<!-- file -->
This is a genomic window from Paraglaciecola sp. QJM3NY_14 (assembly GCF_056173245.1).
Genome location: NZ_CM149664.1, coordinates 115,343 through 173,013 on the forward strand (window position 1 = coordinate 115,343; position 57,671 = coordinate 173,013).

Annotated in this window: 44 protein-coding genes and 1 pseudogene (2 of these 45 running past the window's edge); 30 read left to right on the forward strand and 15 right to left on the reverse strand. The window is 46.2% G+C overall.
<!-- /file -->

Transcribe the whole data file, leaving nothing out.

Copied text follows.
This is a genomic window from Paraglaciecola sp. QJM3NY_14 (assembly GCF_056173245.1).
Genome location: NZ_CM149664.1, coordinates 115,343 through 173,013 on the forward strand (window position 1 = coordinate 115,343; position 57,671 = coordinate 173,013).

Annotated in this window: 44 protein-coding genes and 1 pseudogene (2 of these 45 running past the window's edge); 30 read left to right on the forward strand and 15 right to left on the reverse strand. The window is 46.2% G+C overall.